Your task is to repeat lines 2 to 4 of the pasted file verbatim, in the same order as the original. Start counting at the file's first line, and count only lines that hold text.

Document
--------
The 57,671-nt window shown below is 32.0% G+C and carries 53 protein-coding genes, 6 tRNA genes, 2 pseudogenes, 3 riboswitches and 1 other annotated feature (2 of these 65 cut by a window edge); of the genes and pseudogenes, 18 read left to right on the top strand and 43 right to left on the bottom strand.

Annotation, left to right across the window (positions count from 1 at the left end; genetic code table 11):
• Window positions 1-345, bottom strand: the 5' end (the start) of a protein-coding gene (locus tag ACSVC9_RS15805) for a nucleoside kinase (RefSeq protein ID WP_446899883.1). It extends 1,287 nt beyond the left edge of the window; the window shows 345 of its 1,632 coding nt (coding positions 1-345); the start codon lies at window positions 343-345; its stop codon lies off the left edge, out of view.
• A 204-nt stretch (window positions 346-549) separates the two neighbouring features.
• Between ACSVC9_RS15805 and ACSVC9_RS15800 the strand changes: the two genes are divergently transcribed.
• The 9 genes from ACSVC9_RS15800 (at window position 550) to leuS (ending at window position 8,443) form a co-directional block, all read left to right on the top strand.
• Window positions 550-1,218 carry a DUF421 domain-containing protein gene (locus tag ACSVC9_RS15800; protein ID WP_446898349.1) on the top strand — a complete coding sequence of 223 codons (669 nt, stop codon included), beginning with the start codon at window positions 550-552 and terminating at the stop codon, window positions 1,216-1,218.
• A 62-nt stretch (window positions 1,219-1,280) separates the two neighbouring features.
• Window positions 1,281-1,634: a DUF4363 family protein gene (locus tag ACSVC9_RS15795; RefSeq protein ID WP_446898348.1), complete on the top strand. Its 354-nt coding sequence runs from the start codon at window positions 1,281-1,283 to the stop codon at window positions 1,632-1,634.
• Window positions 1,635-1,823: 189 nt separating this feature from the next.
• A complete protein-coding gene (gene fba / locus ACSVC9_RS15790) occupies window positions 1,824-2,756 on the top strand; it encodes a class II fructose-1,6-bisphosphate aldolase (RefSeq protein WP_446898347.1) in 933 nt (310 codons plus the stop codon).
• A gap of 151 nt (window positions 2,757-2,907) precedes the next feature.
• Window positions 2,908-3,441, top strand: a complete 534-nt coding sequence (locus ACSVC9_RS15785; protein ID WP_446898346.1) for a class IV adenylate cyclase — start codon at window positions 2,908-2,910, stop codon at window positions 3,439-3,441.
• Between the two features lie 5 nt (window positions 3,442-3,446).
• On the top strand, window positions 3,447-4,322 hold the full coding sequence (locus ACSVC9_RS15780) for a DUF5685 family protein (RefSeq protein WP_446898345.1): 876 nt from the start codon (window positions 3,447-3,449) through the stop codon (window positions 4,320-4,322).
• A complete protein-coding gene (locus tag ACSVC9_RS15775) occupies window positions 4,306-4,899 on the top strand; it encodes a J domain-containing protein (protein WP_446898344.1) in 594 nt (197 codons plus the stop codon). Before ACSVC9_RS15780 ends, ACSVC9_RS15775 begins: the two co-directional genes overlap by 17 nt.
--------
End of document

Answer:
Annotation, left to right across the window (positions count from 1 at the left end; genetic code table 11):
• Window positions 1-345, bottom strand: the 5' end (the start) of a protein-coding gene (locus tag ACSVC9_RS15805) for a nucleoside kinase (RefSeq protein ID WP_446899883.1). It extends 1,287 nt beyond the left edge of the window; the window shows 345 of its 1,632 coding nt (coding positions 1-345); the start codon lies at window positions 343-345; its stop codon lies off the left edge, out of view.
• A 204-nt stretch (window positions 346-549) separates the two neighbouring features.